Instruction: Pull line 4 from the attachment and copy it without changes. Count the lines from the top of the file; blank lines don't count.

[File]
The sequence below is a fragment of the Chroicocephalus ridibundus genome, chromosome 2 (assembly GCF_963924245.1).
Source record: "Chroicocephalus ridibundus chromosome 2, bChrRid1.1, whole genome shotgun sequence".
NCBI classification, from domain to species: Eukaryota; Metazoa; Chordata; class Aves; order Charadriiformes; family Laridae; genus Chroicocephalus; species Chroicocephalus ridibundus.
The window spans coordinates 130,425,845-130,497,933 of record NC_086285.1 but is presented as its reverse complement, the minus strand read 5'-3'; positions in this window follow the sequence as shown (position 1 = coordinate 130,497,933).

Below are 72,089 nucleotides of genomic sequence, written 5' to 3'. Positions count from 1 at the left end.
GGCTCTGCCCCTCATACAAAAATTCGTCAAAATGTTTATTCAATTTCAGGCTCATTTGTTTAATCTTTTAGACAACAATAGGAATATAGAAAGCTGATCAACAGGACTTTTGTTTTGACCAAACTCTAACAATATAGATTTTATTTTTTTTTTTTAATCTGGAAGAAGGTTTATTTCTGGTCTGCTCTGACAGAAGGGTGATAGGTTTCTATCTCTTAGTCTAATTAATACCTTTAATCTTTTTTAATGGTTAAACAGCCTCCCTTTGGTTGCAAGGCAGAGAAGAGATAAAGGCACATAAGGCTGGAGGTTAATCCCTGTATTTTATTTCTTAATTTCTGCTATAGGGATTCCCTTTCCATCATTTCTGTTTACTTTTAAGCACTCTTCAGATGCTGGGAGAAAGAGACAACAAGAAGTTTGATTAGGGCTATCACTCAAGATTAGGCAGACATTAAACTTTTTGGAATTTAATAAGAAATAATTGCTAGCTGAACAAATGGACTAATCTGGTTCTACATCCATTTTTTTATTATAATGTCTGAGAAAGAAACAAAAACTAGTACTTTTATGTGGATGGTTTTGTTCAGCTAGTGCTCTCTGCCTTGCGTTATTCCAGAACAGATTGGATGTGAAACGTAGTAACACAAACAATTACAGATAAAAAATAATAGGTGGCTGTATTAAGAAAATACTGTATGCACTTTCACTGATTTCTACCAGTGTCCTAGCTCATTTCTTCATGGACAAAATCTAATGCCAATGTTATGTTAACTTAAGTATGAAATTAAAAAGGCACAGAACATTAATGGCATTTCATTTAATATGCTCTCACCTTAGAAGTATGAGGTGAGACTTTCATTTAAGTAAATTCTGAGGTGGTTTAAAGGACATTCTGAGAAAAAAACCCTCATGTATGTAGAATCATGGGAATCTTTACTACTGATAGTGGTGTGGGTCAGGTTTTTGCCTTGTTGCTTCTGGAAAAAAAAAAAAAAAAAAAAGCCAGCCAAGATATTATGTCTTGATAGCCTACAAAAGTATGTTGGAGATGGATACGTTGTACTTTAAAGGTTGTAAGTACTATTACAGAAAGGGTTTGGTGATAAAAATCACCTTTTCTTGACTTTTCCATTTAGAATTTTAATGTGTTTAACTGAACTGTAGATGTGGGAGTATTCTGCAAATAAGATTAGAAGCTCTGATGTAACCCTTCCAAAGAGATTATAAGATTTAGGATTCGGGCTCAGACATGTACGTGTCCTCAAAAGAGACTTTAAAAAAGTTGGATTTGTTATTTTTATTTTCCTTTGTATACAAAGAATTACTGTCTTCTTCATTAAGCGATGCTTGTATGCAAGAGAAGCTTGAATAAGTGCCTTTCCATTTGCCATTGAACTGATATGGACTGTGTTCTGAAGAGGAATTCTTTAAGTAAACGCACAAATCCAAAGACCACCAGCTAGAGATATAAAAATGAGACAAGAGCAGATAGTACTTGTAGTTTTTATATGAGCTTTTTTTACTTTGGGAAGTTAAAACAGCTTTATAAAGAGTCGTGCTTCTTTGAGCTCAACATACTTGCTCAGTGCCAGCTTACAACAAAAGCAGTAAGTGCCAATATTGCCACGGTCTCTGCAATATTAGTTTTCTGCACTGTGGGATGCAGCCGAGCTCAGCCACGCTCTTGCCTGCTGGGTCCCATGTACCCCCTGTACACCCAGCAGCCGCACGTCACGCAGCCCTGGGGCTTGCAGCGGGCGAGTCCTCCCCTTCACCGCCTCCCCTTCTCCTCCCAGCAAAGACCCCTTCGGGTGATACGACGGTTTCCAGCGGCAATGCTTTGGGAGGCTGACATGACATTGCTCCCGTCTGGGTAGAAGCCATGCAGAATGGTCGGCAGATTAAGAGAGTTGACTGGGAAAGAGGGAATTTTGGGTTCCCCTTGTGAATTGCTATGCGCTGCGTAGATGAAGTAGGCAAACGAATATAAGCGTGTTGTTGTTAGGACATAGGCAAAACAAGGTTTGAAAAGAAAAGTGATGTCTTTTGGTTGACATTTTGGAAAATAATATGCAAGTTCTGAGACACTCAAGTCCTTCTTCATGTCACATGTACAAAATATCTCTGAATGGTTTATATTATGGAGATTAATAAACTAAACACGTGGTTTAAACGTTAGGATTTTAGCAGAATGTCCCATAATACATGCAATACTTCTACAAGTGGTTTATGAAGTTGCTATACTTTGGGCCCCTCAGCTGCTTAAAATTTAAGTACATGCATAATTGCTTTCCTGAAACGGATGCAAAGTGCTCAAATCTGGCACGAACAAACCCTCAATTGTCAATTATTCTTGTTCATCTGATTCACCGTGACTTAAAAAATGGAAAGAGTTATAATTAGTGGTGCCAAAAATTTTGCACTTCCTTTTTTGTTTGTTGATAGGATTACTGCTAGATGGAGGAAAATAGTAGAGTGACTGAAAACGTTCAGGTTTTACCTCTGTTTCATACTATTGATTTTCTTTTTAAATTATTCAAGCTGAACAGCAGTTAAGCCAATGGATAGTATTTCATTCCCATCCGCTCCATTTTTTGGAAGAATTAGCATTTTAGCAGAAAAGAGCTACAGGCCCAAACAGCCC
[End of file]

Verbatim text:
The window spans coordinates 130,425,845-130,497,933 of record NC_086285.1 but is presented as its reverse complement, the minus strand read 5'-3'; positions in this window follow the sequence as shown (position 1 = coordinate 130,497,933).